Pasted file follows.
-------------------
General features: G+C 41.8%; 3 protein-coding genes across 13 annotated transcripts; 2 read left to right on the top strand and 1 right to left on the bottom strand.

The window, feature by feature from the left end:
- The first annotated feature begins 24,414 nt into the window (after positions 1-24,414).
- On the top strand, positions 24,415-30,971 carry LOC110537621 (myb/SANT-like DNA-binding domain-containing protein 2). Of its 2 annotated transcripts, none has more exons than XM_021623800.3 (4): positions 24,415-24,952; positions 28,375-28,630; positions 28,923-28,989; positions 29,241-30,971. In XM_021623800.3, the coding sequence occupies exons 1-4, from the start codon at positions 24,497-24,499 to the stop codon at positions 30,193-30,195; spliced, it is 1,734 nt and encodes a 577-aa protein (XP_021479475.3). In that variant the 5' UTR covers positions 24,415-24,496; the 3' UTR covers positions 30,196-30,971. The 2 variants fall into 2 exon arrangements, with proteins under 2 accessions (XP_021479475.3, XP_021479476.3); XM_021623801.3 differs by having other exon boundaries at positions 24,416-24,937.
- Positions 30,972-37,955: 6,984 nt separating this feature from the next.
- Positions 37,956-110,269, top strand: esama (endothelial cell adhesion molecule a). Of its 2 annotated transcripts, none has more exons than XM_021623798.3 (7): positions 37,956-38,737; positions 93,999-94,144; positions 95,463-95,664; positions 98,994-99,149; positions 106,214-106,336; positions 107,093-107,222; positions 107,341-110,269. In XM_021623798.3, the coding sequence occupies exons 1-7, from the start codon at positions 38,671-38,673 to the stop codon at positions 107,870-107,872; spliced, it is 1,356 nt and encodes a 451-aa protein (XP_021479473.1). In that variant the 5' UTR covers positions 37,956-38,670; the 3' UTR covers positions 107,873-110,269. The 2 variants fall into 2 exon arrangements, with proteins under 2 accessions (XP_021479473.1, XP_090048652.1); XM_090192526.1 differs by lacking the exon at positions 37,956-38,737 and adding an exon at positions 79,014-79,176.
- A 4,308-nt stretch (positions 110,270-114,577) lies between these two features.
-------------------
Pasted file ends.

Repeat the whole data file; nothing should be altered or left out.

General features: G+C 41.8%; 3 protein-coding genes across 13 annotated transcripts; 2 read left to right on the top strand and 1 right to left on the bottom strand.

The window, feature by feature from the left end:
- The first annotated feature begins 24,414 nt into the window (after positions 1-24,414).
- On the top strand, positions 24,415-30,971 carry LOC110537621 (myb/SANT-like DNA-binding domain-containing protein 2). Of its 2 annotated transcripts, none has more exons than XM_021623800.3 (4): positions 24,415-24,952; positions 28,375-28,630; positions 28,923-28,989; positions 29,241-30,971. In XM_021623800.3, the coding sequence occupies exons 1-4, from the start codon at positions 24,497-24,499 to the stop codon at positions 30,193-30,195; spliced, it is 1,734 nt and encodes a 577-aa protein (XP_021479475.3). In that variant the 5' UTR covers positions 24,415-24,496; the 3' UTR covers positions 30,196-30,971. The 2 variants fall into 2 exon arrangements, with proteins under 2 accessions (XP_021479475.3, XP_021479476.3); XM_021623801.3 differs by having other exon boundaries at positions 24,416-24,937.
- Positions 30,972-37,955: 6,984 nt separating this feature from the next.
- Positions 37,956-110,269, top strand: esama (endothelial cell adhesion molecule a). Of its 2 annotated transcripts, none has more exons than XM_021623798.3 (7): positions 37,956-38,737; positions 93,999-94,144; positions 95,463-95,664; positions 98,994-99,149; positions 106,214-106,336; positions 107,093-107,222; positions 107,341-110,269. In XM_021623798.3, the coding sequence occupies exons 1-7, from the start codon at positions 38,671-38,673 to the stop codon at positions 107,870-107,872; spliced, it is 1,356 nt and encodes a 451-aa protein (XP_021479473.1). In that variant the 5' UTR covers positions 37,956-38,670; the 3' UTR covers positions 107,873-110,269. The 2 variants fall into 2 exon arrangements, with proteins under 2 accessions (XP_021479473.1, XP_090048652.1); XM_090192526.1 differs by lacking the exon at positions 37,956-38,737 and adding an exon at positions 79,014-79,176.
- A 4,308-nt stretch (positions 110,270-114,577) lies between these two features.